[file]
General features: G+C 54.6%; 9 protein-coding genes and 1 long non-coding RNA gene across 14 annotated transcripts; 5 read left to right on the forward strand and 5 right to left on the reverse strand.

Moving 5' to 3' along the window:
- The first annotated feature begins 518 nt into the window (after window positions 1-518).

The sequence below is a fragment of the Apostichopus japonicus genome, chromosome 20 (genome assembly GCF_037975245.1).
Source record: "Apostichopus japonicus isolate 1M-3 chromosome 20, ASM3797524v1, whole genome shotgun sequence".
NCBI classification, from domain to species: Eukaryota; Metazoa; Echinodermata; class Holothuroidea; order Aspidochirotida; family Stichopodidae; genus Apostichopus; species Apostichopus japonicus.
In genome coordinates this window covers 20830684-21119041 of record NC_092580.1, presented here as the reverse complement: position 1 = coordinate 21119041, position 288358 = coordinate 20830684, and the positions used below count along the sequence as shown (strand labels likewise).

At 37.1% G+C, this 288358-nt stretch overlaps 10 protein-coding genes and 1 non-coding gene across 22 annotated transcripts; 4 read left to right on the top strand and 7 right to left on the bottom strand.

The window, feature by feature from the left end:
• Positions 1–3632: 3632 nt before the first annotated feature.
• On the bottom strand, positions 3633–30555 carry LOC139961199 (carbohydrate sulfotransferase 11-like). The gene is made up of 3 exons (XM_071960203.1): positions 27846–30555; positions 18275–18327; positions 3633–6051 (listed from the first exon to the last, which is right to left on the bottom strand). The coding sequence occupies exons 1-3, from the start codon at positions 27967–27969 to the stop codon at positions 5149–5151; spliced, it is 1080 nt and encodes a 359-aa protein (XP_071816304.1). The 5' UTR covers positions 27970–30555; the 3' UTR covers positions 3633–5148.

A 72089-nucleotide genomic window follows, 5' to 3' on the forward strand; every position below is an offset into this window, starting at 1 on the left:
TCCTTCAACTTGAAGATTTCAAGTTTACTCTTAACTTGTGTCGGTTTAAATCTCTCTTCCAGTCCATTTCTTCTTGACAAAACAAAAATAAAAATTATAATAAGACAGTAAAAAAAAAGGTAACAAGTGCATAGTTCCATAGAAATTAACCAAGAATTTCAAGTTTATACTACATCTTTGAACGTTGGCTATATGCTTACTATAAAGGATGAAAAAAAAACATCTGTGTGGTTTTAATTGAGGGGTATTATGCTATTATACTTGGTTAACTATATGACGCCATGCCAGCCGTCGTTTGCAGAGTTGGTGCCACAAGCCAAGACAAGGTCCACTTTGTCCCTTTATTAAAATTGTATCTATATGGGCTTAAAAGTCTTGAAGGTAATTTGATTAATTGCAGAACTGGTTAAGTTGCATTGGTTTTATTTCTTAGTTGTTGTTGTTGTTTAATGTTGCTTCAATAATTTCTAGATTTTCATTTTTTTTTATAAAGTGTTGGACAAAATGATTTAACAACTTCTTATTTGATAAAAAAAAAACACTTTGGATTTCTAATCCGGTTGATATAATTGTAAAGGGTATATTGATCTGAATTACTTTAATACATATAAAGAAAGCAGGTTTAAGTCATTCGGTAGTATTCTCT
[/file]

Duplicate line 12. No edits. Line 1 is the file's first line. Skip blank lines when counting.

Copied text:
A 72089-nucleotide genomic window follows, 5' to 3' on the forward strand; every position below is an offset into this window, starting at 1 on the left: